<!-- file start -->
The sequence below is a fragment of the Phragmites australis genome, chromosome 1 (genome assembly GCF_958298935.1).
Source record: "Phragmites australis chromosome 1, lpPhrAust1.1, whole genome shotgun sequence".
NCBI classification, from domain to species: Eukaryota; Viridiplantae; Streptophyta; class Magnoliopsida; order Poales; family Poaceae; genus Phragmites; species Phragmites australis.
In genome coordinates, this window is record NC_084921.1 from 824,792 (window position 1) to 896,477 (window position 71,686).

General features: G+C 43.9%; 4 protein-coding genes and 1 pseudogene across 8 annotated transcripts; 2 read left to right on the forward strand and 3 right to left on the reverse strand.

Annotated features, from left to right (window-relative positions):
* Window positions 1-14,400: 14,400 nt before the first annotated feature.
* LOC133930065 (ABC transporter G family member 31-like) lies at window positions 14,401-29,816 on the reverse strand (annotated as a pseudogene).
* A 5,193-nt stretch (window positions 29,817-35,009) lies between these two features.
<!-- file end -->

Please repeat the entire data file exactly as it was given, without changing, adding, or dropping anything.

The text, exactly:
The sequence below is a fragment of the Phragmites australis genome, chromosome 1 (genome assembly GCF_958298935.1).
Source record: "Phragmites australis chromosome 1, lpPhrAust1.1, whole genome shotgun sequence".
NCBI classification, from domain to species: Eukaryota; Viridiplantae; Streptophyta; class Magnoliopsida; order Poales; family Poaceae; genus Phragmites; species Phragmites australis.
In genome coordinates, this window is record NC_084921.1 from 824,792 (window position 1) to 896,477 (window position 71,686).

General features: G+C 43.9%; 4 protein-coding genes and 1 pseudogene across 8 annotated transcripts; 2 read left to right on the forward strand and 3 right to left on the reverse strand.

Annotated features, from left to right (window-relative positions):
* Window positions 1-14,400: 14,400 nt before the first annotated feature.
* LOC133930065 (ABC transporter G family member 31-like) lies at window positions 14,401-29,816 on the reverse strand (annotated as a pseudogene).
* A 5,193-nt stretch (window positions 29,817-35,009) lies between these two features.